I got the idea from William James (in his Principles of Psychology and elsewhere) that imagining a particular act is the same thing as willing it, and that imagination naturally leads to motor consequences unless something checks it. There seems to be some truth to this view. One of the most effective ways of making myself take a cold shower turned out to be visualizing — as vividly as possible — myself turning the faucet handle to the right.

The act itself is what must be imagined, not its consequences. Imagining the unpleasant shock of the freezing water hitting your body would obviously tend to weaken resolve rather than strengthen it. Less obviously, even imagining the pleasant consequences of the intended action (e.g., how good you will feel when the cold shower is over) turned out to be relatively ineffective. It’s best to be direct: If you want to do X, imagine X — not something which can be connected to X only by a train of reasoning. When it comes to willpower, as I shall explain below, reason is not your friend.

This technique would appear to work only when willing oneself to do something — not to refrain from doing something. Attempting to visualize oneself not-smoking or not-eating-junk-food or whatever would obviously be an exercise in futility. When trying to stop doing something, then, it would perhaps be helpful to decide in advance on a fixed substitute-behavior (“when I’m tempted to do X, I’ll do Y instead”), turning a thou-shalt-not into a more visualizable thou-shalt.

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Stupid slogans, not syllogisms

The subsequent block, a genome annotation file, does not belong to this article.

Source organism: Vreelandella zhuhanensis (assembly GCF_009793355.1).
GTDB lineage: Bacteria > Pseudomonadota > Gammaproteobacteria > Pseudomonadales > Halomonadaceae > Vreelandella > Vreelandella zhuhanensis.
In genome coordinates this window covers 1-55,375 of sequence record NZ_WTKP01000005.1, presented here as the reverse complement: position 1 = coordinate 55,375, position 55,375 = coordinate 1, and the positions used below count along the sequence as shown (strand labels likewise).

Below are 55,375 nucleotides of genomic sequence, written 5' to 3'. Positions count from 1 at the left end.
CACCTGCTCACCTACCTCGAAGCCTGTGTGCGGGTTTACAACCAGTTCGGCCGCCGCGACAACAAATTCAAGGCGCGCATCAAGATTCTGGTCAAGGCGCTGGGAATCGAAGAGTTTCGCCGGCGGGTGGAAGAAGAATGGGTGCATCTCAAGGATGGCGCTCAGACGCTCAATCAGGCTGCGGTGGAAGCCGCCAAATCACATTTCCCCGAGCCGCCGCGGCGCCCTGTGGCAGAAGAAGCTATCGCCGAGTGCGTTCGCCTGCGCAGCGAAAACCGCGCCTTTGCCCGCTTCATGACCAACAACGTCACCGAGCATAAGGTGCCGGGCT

In the heat of temptation, the last thing you want to be doing is reasoning — earnestly trying to persuade yourself to do what you have already decided you ought to do. Reason is the slave of the passions, and practical reason ought not to be attempted when the baser passions (such as a caitiff unwillingness to be doused with ice-water) are in play.

Here I seem to be parting ways with William James (“to think, in short, is the secret of will”) and leaning more in the direction of Martin Luther (“the devil’s bride, Reason, that pretty whore”), but in fact James is right even here, as the larger context of the quote makes clear.

If, then, you are asked, “In what does a moral act consist when reduced to its simplest and most elementary form?” you can make only one reply. You can say that it consists in the effort of attention by which we hold fast to an idea which but for that effort of attention would be driven out of the mind by the other psychological tendencies that are there. To think, in short, is the secret of will, just as it is the secret of memory (Talks to Teachers, emphasis in the original).

The kind of “thinking” James is recommending is certainly not discursive reasoning. (That kind of thinking may be “the secret of memory,” but in the context of will it is a mere slippery slope to rationalization.) Rather, it is a stubborn refusal to let go of an idea. Bulldog, not fox. The tools you want are not arguments, but rather thought-terminating clichés.

In my attempts to make myself turn on the cold water, the most effective “thoughts” were sound bites calculated to bypass reason and enlist the passions in the service of a predetermined conclusion. I drew slogans from various sources, ranging from Spenser (“Vp, vp, thou womanish weake Knight”) to Hollywood schlock (“This is SPARTA!”), and the stupider they were, the more effective. One that worked particularly well was simply “I’m a Viking!” — because, you know, Vikings are tough and obviously aren’t afraid of a little cold water.